News

College To Use Methane Gas From Landfill To Save Energy

June 1, 2004
/ Print / Reprints /
ShareMore
/ Text Size+
Hudson Valley Community College uses landfill gas to generate its own electricity.


Troy, N.Y. - Siemens Building Technologies, Inc., joined by New York Gov. George Pataki, unveiled a power project at an upstate New York community college that has made the college energy independent, partially by converting methane gas from a local landfill into electricity.

The project is expected to save Hudson Valley Community College in Troy more than $1.3 million in energy costs while paying for the construction, operation and maintenance of the plant over a 15-year period. It is the first college in New York State to achieve energy independence by using landfill gas to generate its own supply of electricity.

"This project is an outstanding example of how New York is taking the next step to promote and develop clean and renewable energy so that we can protect our environment, reduce dependence on foreign oil, and encourage economic growth through new energy technologies," Governor Pataki said. "We've set the ambitious goal of making New York the nation's leader in renewable energy and this project marks another milestone in achieving that goal."

Siemens installed four cogeneration units, totaling 4.2 megawatts, that are producing electricity and capturing waste heat to supplement campus heating and cooling. One of the units is powered by methane gas transported via a 3,100-foot pipeline from a municipal landfill. The other three generators are powered by natural gas. The project not only allows the college to disconnect from the local utility electric grid, but also improves the environment by utilizing natural and landfill gas.

Did you enjoy this article? Click here to subscribe to edc Magazine. 

You must login or register in order to post a comment.

Multimedia

Videos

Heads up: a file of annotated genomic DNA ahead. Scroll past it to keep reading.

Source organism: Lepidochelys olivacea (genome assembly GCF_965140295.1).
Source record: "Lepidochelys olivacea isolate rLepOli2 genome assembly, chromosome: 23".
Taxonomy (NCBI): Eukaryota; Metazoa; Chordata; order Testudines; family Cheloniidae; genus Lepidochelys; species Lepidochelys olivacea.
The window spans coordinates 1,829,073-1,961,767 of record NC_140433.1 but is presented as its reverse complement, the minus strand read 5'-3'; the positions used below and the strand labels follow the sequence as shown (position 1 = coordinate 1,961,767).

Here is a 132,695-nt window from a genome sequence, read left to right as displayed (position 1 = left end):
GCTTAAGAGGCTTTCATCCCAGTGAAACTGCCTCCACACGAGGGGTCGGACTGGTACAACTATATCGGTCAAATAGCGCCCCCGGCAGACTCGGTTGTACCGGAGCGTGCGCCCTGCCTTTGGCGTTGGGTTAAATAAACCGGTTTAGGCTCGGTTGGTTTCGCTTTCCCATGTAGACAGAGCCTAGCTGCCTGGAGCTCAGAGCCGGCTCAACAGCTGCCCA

Image Galleries

Metl-Span

Metl-Span panels have contributed to energy-efficient projects including 502 Rigsbee, Ballard Blocks, Haughton Middle School, and Pacific Plaza.

Podcasts

NCI Group's Candy McNamee, LEED Green Associate, explains how dematerialization can greatly affect the building industry over time, how AEC professionals will be challenged to incorporate the practice into their work and what the benefits are.

More Podcasts

EDC Magazine

cover

2014 September

September features the next Excellence in Design winner and some insight on how to manage three generations of people working in sustainable building.
Table Of Contents Subscribe

Reader's Choice: Institutional EID

Which is your favorite of the Institutional Excellence in Design Awards candidates?
View Results Poll Archive

EDC Magazine STORE

sustainable healthcare.jpg
Sustainable Healthcare Architecture, 2nd Edition

The essential guide for architects, interior designers, engineers, healthcare professionals, and administrators who want to create healthy environments for healing.

More Products

Green Product Buzz Guide

Green Product Buzz GuideEDC's Green Product Buzz Guides bring you the latest in green building products and services from companies exhibiting at trade shows, including Greenbuild, the AIA Expo, Coverings, Surfaces and more.

STAY CONNECTED

fb twitter youtube linked Google+